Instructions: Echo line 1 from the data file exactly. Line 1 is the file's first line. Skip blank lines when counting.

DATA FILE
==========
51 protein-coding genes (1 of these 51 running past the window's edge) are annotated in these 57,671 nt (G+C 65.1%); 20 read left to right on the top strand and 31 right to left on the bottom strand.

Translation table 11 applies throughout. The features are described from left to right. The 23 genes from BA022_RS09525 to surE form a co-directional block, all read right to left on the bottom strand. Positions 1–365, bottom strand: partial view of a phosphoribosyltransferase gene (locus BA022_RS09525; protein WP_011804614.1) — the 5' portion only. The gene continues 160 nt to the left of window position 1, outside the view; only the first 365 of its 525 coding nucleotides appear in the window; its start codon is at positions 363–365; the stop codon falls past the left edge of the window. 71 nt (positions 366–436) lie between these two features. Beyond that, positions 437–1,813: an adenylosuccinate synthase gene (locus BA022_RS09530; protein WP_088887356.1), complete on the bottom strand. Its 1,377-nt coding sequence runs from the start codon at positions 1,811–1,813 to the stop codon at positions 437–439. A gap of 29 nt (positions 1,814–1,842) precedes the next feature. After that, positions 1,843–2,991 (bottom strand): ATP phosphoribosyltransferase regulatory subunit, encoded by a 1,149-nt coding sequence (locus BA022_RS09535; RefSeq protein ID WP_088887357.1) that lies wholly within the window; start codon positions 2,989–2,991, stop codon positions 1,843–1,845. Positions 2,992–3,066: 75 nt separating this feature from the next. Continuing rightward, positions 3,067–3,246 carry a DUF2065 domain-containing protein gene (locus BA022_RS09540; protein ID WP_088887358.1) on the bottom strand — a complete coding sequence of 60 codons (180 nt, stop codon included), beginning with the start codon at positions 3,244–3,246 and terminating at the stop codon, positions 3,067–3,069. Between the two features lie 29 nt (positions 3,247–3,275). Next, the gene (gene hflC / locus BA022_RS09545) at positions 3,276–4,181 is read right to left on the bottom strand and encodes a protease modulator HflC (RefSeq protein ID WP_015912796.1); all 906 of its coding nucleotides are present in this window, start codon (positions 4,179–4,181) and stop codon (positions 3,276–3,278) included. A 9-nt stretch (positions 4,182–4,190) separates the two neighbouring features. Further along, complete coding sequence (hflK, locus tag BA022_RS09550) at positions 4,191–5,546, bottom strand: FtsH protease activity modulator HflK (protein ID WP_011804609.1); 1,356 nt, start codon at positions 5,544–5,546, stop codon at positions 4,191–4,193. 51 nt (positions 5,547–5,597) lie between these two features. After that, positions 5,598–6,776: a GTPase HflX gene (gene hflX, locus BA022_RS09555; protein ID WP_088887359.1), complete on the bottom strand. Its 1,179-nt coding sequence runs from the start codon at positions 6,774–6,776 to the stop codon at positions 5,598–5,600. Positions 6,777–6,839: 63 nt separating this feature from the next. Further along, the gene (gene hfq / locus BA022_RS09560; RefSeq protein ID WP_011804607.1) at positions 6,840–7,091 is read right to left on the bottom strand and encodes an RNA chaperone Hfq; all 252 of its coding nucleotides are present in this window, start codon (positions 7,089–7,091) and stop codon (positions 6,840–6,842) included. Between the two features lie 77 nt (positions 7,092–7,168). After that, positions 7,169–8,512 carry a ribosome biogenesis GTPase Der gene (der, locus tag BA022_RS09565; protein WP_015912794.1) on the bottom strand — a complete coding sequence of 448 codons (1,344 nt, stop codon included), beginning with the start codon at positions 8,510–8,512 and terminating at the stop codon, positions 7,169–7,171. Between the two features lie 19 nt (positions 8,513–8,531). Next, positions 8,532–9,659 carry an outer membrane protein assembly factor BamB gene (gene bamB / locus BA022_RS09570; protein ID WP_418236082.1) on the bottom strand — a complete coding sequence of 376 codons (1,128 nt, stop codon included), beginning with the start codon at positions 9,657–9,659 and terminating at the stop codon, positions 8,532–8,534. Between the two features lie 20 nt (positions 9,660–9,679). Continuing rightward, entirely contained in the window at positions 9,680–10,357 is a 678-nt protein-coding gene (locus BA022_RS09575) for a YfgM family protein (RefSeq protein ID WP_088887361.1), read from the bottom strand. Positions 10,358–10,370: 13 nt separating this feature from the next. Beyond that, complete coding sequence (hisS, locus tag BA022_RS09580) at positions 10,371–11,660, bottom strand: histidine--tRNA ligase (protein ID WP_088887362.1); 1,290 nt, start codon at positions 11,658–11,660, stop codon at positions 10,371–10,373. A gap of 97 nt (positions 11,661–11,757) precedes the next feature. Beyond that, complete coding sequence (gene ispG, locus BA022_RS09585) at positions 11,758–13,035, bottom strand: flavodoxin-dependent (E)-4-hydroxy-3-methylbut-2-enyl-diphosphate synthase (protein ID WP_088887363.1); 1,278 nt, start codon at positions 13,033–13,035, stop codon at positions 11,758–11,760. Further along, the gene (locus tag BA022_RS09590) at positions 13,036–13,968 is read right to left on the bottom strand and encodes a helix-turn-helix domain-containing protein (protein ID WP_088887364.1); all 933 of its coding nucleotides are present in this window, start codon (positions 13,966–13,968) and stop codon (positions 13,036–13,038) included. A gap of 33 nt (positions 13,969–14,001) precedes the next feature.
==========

51 protein-coding genes (1 of these 51 running past the window's edge) are annotated in these 57,671 nt (G+C 65.1%); 20 read left to right on the top strand and 31 right to left on the bottom strand.